The idea to this post was triggered by Julia Evans “So you want to be a wizard”…
“Wizard skill: Understand your abstractions (sometimes)” (Julia Evans)
Statically compiled languages, like Go, are quiet popular these days. In combination with another blockbuster technology, Docker containers, a big advantage is the minimal size of the resulting container image. This can be achieved by using the special (and reserved) Docker
There are other reasons, besides the resulting image size, why you would want to use this special image as your base layer:
- Reduced dependencies (layers) on other images
- Reduced attack surface because only what´s really needed to execute your application is in the image
- Pull and startup times are minimal
“In Linux, everything is a file (descriptor)”
OK, but what´s actually in this base layer? Really nothing? But there must be something inside. Like a basic runtime a Linux process might depend on. E.g.
/etc/host* for name resolution,
dev for file descriptors (
STDIN/OUT/ERR), or pseudo-filesystems to query information (
/sys)?!? Don’t get me wrong. Not every process needs them. But a typical user process might assume those exist and thus
scratch at least should incorporate them, no?
Are these files and filesystems injected during the build phase or mounted during creation of the corresponding container instance? Put simply, how does it look like inside a container built
"FROM scratch"? Let´s try to pull and extract the image:
Hm, that didn´t work. Let´s cheat:
Indeed, the container image is of zero bytes size. Good. Let’s be 100% sure and extract the image:
OK. The promise of
scratch is real. There’s nothing inside a scratch container, besides the file(s) we add. But we won’t stop here, because we’re curious explorers, right?
Let´s build the most simple program, put it into a
scratch container, run it and have a look inside.
Create our Dockerfile and build the container:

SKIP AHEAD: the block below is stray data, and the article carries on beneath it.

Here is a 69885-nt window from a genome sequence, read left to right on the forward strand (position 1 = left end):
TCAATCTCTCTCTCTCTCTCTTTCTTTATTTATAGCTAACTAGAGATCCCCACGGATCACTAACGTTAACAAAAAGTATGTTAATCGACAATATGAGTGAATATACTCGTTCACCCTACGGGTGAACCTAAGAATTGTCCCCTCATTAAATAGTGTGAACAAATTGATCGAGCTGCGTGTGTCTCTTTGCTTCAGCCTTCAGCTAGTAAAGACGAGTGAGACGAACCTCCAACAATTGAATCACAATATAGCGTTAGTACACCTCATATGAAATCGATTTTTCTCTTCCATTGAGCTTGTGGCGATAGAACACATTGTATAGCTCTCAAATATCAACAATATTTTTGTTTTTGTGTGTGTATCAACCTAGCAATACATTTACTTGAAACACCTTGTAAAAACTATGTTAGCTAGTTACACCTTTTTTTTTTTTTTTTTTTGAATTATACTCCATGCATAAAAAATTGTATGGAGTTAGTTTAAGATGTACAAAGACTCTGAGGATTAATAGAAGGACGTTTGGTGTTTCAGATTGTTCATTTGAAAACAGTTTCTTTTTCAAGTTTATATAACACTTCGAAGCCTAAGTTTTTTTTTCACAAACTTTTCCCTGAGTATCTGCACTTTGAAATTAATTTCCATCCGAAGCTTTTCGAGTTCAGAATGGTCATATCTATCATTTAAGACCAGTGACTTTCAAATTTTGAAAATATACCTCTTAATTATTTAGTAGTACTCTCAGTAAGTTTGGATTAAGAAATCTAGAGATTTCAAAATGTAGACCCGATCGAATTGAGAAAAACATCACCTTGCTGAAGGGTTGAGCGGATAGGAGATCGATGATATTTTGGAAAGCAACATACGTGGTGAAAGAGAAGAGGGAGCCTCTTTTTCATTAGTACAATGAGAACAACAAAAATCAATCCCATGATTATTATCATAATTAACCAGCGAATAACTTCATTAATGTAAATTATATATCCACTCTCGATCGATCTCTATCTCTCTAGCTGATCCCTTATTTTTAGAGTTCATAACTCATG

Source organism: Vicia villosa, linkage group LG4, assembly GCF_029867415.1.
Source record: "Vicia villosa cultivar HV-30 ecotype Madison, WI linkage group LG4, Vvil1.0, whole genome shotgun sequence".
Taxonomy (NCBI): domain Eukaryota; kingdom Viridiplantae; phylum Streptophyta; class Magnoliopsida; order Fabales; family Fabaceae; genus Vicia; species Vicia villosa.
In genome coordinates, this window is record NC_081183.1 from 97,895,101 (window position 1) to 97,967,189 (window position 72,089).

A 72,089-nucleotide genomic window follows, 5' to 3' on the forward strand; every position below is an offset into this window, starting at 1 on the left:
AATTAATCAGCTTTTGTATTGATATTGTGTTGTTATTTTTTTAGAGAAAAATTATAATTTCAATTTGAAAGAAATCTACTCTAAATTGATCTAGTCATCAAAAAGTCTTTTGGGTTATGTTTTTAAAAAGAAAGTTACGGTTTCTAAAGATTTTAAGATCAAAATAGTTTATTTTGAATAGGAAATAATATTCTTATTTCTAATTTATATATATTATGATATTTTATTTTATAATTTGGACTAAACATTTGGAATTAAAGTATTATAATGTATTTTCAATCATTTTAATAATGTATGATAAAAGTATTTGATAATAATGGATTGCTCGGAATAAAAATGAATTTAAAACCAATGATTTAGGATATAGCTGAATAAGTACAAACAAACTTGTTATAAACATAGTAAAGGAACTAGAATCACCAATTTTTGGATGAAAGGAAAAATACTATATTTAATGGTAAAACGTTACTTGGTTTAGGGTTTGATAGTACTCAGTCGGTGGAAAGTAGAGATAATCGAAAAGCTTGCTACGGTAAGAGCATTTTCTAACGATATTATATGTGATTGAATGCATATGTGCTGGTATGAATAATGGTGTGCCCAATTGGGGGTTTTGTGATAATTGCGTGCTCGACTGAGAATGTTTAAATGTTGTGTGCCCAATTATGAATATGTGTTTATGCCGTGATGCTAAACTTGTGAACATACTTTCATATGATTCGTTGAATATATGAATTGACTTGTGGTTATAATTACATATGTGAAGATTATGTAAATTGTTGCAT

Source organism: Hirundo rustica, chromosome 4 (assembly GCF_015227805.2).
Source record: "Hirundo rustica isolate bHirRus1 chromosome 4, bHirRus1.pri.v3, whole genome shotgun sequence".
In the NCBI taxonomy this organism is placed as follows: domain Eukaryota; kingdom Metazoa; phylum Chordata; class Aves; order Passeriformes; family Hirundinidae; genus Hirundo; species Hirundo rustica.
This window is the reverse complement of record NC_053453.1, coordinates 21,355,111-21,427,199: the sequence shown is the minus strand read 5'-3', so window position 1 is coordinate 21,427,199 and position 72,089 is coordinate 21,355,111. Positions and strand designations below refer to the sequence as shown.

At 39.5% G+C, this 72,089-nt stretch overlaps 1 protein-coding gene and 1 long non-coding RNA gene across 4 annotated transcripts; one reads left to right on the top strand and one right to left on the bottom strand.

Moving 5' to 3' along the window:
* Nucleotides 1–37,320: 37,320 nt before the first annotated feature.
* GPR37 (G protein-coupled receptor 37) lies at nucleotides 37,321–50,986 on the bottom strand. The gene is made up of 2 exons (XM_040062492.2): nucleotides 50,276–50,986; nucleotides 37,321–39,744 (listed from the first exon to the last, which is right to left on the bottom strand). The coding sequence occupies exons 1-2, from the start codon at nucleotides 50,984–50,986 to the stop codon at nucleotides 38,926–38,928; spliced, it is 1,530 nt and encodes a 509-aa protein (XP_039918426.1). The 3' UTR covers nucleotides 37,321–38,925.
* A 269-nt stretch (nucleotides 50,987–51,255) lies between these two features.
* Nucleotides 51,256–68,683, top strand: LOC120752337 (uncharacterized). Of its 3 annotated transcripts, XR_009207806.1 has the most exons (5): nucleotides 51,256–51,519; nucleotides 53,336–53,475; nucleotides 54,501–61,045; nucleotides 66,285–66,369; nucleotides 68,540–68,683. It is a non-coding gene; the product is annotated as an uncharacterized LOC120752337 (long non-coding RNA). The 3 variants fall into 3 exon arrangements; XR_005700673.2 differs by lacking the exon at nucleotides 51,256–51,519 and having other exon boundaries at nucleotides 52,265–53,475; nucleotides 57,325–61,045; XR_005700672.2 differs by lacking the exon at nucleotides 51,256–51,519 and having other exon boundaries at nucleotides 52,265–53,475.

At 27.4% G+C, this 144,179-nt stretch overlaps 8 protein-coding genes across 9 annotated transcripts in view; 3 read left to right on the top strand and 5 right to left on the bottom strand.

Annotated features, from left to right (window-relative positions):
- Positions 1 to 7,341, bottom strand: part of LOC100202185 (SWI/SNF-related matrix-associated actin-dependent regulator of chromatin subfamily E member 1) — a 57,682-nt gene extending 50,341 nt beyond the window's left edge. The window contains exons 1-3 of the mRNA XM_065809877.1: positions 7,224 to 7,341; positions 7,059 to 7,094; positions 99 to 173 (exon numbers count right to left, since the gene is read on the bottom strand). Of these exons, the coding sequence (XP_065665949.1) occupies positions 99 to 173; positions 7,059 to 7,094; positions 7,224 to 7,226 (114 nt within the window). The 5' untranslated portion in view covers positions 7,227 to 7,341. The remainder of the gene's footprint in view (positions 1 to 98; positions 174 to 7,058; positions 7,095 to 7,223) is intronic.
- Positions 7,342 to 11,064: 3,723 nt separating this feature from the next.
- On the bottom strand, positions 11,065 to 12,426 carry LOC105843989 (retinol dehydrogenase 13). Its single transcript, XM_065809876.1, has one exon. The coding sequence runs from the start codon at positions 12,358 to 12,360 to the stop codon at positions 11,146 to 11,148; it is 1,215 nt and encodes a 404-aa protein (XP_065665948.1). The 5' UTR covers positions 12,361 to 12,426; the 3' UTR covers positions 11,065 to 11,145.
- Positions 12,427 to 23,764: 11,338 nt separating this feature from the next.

And run the container:
Now, let’s look inside our running container. These commands only work if you run them on the Docker engine host. Beware, Docker for OSX uses a xhyve virtual machine. See the end of this post for a workaround.
Interesting! There is indeed more inside our scratch container than a
docker save would have shown us. Where do these entries come from? The answer lies in your container runtime implementation. Since this example is based on building containers
"FROM scratch" with Docker, consequently I used the Docker engine (Community Edition 17.09). Internally, this uses runC (libcontainer). This can be confusing and this part in Jérôme Petazzoni’s talk explains it pretty well. The whole talk is worth watching, especially if you’re not familiar with containers.
Back to our situation. The folders and files you see above are actually the root filesystem (
rootfs) of our Docker container instance, when created with the default configuration. This is specified in the runC libcontainer spec v1, which follows the OCI runtime specification. To quote from the libcontainer spec:
A root filesystem must be provided to a container for execution. The container will use this root filesystem (rootfs) to jail and spawn processes inside where the binaries and system libraries are local to that directory. Any binaries to be executed must be contained within this rootfs.
Mounts that happen inside the container are automatically cleaned up when the
container exits as the mount namespace is destroyed and the kernel will
unmount all the mounts that were setup within that namespace.
For a container to execute properly there are certain filesystems that are required to be mounted within the rootfs that the runtime will setup.
There are extra runtime files, like those in
/etc, which are also taken care of. If you want to look at the code for how this is done in libcontainer, here’s the initial call to mount the
/proc filesystem into the container’s root filesystem (
How to access the scratch container on OSX or if your Docker engine host runs on a remote machine
If you try the above steps on OSX, or you don’t have direct CLI access to the engine’s host OS, use the following workaround:
First of all it’s important to make the distinction between a container image and container instance. As you have seen in this example, the latter is more than the sum of the Dockerfile pieces.
I think it can also be quite interesting to take a look inside the live environment of a container instance which has been built
"FROM scratch". This helps to understand potential pitfalls and what to take into account for troubleshooting containers. Something we’re going to look at in the next blog post, which will focus on Linux Kernel Control Groups, aka
cgroups. Stay tuned!
As always, feel free to share or reach out, e.g. on Twitter.
Further recommended reading and viewing
Manual Page: user_namespaces - overview of Linux user namespaces
Containers from Scratch
What Have Namespaces Done for You Lately?